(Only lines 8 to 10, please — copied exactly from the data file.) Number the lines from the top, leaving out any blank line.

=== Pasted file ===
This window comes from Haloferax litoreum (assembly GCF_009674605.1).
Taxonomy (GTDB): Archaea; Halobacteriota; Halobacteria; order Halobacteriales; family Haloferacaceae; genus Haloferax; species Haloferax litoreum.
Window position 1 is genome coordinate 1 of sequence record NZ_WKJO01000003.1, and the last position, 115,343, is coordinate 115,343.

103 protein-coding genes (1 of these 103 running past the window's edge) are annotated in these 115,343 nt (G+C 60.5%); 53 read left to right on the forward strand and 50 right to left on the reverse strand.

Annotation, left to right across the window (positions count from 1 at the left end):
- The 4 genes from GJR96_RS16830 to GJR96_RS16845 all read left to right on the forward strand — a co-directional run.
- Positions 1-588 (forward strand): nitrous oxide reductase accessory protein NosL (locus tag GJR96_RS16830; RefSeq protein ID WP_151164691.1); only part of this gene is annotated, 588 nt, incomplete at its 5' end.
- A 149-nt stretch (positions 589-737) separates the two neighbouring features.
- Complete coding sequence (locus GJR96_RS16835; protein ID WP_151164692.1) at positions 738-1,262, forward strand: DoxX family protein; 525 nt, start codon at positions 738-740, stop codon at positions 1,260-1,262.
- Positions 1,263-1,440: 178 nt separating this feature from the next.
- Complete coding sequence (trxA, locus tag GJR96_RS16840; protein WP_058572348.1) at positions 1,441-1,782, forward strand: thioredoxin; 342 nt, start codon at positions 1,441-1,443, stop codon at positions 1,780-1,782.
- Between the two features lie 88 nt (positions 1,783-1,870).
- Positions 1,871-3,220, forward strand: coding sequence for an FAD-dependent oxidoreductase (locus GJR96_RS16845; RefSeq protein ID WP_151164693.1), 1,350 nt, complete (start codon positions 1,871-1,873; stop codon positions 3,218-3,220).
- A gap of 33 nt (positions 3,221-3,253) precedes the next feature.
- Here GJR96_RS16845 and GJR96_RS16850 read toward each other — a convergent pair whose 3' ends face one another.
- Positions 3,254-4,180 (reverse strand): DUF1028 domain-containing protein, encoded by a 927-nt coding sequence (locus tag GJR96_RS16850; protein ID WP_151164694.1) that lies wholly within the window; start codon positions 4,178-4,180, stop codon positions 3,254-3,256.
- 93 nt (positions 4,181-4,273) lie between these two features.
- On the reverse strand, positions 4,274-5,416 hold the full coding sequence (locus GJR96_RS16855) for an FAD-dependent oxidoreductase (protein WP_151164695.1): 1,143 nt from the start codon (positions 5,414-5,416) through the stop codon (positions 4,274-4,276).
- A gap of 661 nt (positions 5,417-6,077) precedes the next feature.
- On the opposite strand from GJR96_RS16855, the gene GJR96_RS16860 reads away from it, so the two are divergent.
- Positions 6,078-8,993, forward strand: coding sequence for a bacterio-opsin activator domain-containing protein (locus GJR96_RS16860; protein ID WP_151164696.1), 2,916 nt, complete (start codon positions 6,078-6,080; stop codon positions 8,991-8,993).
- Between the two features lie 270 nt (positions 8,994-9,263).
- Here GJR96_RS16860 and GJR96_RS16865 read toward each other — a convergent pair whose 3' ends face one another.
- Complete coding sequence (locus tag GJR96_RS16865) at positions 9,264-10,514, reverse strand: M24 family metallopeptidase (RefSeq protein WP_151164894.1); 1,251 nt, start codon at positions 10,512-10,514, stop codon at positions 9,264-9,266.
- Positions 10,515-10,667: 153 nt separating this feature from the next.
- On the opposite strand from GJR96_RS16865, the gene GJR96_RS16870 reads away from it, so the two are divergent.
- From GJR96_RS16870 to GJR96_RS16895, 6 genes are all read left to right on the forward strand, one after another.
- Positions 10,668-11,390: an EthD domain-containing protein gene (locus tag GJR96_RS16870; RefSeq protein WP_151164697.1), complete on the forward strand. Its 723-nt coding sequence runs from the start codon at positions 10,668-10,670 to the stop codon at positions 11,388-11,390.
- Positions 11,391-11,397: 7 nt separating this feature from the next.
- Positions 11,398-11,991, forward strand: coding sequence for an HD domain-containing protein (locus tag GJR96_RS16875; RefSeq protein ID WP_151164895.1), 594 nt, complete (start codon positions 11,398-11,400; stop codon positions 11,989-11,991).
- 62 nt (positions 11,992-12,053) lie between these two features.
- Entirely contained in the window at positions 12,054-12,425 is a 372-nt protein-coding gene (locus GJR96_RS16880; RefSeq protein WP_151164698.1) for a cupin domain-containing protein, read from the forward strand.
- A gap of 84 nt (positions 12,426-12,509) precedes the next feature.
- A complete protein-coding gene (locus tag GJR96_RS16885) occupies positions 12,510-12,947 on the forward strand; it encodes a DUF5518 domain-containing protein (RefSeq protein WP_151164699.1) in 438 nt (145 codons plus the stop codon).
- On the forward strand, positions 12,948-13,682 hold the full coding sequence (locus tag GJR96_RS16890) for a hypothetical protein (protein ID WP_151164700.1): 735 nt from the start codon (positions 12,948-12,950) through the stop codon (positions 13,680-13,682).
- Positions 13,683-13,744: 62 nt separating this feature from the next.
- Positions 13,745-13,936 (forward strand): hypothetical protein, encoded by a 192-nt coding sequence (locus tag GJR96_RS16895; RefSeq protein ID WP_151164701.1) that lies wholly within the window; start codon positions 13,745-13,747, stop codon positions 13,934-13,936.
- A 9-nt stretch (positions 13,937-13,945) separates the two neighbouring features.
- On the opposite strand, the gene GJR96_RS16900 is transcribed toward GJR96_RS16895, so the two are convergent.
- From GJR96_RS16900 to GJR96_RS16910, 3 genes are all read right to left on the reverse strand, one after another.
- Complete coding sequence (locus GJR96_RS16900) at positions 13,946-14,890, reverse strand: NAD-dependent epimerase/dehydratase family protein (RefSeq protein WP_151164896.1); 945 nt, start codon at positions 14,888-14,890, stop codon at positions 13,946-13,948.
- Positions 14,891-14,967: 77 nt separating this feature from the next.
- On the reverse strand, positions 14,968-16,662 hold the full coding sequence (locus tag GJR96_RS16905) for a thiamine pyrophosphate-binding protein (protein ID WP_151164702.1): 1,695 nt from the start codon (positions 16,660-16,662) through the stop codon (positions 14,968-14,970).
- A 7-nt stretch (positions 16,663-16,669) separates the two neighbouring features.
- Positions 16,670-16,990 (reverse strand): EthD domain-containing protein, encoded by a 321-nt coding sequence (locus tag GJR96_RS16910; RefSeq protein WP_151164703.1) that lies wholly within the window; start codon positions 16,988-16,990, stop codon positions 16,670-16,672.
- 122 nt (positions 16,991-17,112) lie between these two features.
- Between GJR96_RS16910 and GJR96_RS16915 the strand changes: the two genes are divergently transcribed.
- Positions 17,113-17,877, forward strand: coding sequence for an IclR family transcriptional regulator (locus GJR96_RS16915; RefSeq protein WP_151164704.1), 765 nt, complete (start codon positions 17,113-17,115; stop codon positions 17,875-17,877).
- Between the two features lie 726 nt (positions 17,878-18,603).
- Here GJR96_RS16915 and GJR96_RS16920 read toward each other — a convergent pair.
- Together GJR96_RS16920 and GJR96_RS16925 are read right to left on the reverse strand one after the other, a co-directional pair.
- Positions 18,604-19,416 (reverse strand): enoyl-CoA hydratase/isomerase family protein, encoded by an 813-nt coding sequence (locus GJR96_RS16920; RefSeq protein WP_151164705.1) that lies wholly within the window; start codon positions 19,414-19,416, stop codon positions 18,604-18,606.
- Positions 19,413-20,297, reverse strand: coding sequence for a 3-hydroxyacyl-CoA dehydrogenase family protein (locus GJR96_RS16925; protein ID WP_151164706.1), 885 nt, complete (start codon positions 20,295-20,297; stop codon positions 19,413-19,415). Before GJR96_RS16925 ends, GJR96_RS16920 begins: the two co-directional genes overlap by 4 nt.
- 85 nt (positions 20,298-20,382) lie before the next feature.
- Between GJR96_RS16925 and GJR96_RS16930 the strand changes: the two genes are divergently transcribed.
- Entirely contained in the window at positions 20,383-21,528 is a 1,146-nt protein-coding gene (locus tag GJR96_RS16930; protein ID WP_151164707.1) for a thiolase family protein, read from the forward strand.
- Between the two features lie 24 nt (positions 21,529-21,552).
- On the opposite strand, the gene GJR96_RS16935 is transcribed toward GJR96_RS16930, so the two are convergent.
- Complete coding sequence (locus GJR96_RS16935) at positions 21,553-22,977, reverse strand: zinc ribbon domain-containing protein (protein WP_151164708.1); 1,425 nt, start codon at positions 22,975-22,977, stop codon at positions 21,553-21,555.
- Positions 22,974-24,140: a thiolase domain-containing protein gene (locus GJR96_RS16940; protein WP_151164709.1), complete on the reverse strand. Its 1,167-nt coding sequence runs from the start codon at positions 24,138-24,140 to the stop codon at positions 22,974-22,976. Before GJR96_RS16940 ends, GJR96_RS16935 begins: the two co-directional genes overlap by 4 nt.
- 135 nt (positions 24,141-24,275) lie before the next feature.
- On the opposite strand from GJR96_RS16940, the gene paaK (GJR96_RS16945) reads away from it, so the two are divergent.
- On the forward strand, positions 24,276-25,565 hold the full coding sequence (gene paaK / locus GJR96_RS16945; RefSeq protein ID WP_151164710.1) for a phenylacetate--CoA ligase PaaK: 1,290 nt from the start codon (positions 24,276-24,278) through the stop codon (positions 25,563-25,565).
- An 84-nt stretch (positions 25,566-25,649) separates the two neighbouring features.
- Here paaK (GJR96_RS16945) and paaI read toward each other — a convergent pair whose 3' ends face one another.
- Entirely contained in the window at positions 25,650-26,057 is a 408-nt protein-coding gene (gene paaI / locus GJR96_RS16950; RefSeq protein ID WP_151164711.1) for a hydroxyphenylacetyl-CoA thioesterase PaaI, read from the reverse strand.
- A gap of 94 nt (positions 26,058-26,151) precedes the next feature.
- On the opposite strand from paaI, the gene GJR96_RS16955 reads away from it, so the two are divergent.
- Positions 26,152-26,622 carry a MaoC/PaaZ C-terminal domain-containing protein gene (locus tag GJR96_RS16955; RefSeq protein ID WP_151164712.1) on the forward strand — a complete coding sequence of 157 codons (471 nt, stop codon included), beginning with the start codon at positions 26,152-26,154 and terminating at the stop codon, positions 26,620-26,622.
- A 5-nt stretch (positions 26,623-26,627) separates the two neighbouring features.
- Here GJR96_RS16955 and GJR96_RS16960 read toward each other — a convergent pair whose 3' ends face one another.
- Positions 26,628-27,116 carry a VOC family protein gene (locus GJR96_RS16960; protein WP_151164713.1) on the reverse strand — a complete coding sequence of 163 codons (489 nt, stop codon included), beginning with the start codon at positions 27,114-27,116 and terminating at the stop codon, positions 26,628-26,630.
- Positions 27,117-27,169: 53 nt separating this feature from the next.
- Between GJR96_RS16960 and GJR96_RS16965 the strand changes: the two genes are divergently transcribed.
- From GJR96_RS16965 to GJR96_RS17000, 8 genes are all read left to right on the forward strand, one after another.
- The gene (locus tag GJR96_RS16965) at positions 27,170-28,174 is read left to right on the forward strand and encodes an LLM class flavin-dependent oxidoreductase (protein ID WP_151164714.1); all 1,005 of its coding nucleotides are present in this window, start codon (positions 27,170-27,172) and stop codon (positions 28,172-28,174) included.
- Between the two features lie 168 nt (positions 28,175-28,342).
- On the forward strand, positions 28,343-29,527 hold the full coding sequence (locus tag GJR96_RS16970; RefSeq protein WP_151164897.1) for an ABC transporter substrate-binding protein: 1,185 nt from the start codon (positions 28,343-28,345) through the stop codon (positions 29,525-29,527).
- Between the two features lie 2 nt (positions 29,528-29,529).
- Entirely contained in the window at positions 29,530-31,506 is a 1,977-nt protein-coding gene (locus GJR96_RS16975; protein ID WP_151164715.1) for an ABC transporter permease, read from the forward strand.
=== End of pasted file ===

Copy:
- A 149-nt stretch (positions 589-737) separates the two neighbouring features.
- Complete coding sequence (locus GJR96_RS16835; protein ID WP_151164692.1) at positions 738-1,262, forward strand: DoxX family protein; 525 nt, start codon at positions 738-740, stop codon at positions 1,260-1,262.
- Positions 1,263-1,440: 178 nt separating this feature from the next.